By Troy Denning
Star Wars movies were murdered by their creator. George Lucas molested his first trilogy with CGI “enhancements” as a prequel to his prequel trilogy, which came out of production bursting with too much of one thing in particular: George Lucas. And too much of him meant too much of everything else: special effects, melodramatic dialogue, terrible characters a foolish adult thinks a child would like. The second series had its moments, and it got better as it went along (as it became darker, a lesson Lucas should have learned the first time around), but the adventurous feeling of the originals was lost in elaboration.
It’s the same in print. By 1990, Star Wars fans had to make do with a few primitive video games, board games, action figures and a smattering of novels. The franchise seemed moribund. But in May of 1991 Bantam published Heir to the Empire, the first of Timothy Zahn’s Thrawn trilogy, which picked up after Return of the Jedi. They remain immensely popular: 15 million have been sold so far. From there the Star Wars Expanded Universe, as it’s known to fandom, exploded. There are now hundreds of Star Wars books in print and more in the works. There are also role-playing games, action figures, encyclopedias, comic books, technical manuals, videogames, videogame manuals and who knows what else.
Star Wars addicts are among the most rabid in the world, and LucasArts regulates the product. Everything that’s happened in a movie or a book is canonical, so anything new must take account of everything old. Zahn had less of this to deal with in 1991. But his Thrawn trilogy sold so well that it begat the Jedi Academy Trilogy, which begat the Callista trilogy, which begat the Black Fleet Crisis trilogy, which begat the Corellian trilogy, and so on. The creative powers that be (some people in a room somewhere, presumably) felt things might be getting a bit stale. Their solution was the mammoth 19-book New Jedi Order series. You know, to clear the air. Then another trilogy, then a nine-book story-arc, and now another. Troy Denning’s Star Wars [franchise] Fate of the Jedi [series] Abyss [book] is the third of nine.
What you get here is what you get with any Star Wars novel: a disturbance in the Force, good guys fighting bad guys, and a hideously convoluted back-story. Don’t be foolish enough to think that you can pick up this book and actually read it. You have two options. The first is to read the previous fifty books that have a direct bearing on the storyline – that means skipping the life story of mute robotic bounty hunter who appeared for two seconds in The Empire Strikes Back. Option two is research.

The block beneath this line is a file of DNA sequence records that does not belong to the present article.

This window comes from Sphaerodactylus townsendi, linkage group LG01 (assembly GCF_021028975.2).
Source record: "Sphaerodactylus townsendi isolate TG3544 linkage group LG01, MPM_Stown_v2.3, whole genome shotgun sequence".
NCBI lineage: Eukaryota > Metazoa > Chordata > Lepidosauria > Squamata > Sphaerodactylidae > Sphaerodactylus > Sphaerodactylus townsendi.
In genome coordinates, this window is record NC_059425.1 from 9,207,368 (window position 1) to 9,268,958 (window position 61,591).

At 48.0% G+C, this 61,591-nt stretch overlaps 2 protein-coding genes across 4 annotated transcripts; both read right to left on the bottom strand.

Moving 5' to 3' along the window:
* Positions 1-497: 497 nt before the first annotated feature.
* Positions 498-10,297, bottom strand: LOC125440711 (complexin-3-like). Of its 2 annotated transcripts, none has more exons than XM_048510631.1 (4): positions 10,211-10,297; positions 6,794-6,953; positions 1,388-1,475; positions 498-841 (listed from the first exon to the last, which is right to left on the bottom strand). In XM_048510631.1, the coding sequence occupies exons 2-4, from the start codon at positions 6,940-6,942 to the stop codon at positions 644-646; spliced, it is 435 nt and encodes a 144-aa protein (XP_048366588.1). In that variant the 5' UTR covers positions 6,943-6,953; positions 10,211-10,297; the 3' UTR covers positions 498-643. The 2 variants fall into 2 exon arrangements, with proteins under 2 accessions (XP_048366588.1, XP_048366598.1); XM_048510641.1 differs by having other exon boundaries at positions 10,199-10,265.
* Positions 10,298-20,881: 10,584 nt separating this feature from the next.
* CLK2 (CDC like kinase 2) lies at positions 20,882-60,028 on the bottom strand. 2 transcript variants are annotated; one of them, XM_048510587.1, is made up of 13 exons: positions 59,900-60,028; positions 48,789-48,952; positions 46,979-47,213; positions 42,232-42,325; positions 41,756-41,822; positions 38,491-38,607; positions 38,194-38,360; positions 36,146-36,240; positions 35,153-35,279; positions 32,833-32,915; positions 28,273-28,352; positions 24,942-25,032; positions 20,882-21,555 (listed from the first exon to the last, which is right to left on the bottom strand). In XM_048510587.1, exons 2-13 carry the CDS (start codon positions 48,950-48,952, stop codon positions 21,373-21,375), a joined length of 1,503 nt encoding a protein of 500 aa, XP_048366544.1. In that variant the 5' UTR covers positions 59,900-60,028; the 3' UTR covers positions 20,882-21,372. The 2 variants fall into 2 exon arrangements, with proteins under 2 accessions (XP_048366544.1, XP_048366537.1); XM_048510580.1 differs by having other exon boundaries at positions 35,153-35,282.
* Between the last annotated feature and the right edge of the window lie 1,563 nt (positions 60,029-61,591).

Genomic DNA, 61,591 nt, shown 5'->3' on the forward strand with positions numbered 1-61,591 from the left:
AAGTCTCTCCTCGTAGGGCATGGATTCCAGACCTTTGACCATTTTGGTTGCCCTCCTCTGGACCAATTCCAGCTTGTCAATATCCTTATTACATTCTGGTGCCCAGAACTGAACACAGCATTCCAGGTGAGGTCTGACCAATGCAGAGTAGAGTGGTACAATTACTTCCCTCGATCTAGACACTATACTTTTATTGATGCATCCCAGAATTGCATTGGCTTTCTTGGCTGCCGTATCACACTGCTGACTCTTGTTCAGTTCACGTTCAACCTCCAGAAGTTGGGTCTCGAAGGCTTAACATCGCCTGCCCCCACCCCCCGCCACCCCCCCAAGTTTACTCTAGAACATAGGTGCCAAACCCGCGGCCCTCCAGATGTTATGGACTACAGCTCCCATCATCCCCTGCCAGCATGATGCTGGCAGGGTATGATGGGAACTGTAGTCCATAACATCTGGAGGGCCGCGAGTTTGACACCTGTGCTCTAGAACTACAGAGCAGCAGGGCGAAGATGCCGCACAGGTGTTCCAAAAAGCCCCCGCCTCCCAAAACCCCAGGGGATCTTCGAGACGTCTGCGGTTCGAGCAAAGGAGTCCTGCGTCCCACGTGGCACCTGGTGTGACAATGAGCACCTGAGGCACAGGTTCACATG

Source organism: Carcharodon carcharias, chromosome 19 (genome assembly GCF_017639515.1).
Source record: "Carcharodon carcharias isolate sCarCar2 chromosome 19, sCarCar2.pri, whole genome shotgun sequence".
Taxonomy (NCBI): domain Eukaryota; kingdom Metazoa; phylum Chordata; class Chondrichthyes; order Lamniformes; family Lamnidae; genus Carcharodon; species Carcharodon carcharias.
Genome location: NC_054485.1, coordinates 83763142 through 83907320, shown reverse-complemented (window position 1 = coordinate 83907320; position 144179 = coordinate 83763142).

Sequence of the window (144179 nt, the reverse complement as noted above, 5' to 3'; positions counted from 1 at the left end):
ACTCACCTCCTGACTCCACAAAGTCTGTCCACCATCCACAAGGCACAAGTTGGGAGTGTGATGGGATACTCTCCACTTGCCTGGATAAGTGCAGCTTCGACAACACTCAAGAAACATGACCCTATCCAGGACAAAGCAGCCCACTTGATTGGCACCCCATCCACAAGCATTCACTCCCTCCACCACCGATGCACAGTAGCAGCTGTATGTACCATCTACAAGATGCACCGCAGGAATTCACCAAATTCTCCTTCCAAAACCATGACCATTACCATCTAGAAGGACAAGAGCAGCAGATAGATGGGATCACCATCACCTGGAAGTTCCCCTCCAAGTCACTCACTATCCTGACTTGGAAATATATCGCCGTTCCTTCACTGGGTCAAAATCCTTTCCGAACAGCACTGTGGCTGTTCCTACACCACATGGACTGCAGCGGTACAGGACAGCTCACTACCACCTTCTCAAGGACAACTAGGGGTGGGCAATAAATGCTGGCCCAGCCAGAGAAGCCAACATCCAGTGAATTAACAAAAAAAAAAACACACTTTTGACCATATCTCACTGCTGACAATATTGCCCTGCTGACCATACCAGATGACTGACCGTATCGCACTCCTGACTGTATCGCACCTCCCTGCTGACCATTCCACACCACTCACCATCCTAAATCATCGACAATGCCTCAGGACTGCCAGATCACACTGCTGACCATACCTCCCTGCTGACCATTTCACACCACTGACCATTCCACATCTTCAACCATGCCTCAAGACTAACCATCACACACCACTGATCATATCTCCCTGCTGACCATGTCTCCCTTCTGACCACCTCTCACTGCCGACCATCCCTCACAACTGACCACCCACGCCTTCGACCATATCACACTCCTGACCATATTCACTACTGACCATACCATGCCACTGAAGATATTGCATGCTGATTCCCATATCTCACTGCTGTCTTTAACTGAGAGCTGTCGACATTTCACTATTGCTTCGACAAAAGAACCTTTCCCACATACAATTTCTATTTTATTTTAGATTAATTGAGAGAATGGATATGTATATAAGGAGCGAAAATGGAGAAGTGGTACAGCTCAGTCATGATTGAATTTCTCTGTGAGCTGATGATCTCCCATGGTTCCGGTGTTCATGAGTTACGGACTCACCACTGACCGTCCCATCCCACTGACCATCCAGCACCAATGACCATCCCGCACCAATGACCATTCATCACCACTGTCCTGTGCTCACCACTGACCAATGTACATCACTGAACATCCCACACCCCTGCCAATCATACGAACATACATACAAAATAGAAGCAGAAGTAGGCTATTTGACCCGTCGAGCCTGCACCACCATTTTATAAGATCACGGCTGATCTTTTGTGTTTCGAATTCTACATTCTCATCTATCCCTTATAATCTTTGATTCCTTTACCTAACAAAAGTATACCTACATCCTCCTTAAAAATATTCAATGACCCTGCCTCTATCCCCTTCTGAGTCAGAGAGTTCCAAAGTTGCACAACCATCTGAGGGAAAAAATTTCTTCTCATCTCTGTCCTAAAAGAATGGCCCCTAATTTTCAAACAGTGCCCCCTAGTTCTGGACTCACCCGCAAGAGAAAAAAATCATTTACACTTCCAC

Go to Wookieepedia, the frighteningly comprehensive Star Wars adjunct to Wikipedia. Star Wars has accumulated trillions of recurring characters since the second Death Star exploded, and a billion more who’ve died; familiarize yourself with all of them. You’ll need to know who Admiral Daala is; who Jagged Fel, Vestara Khai and Olaris Rhea are; who Han and Leia and Luke’s children are (not that they mixed and matched), and which ones died; who all the new Jedi are, including Kenth Hamner (who I kept reading as the pornstar-esque “Kent Hammer”). Political history and interstellar relations are mandatory, as are all the obscure new Force powers everyone seems to be using. Here’s the Wookieepedia entry for something called “flow-walking,” which bears heavily on the book in question (don’t ask me how):
Flow-walking was a rare Force power used by the Aing-Tii monks. It was taught to Jacen Solo by the Aing-Tii, it allowed him to view the past and the future. When one flow-walks, they can only change a person’s perception of the past, but not the past itself.
The Aing Tii used flow-walking as a method of touching the Force by flowing along its currents and reading its intentions. When using this method, it was important to remain attached and anchored in the real world, or else risk loosing oneself to the flow. Users often left a blur when traveling through time.
In 35 ABY, Solo was able to see with his flow-walking what happened when the ship Tachyon Flier crashed, witnessing Raynar Thul as he dragged Lomi Plo and Welk out of the fire. Upon returning to the present and knowing that his mother Leia Organa Solo would later appear at the crash site, Jacen used the flow-walk technique again to leave an imprint of himself for the future, thus connecting Leia to that place and time through the Force.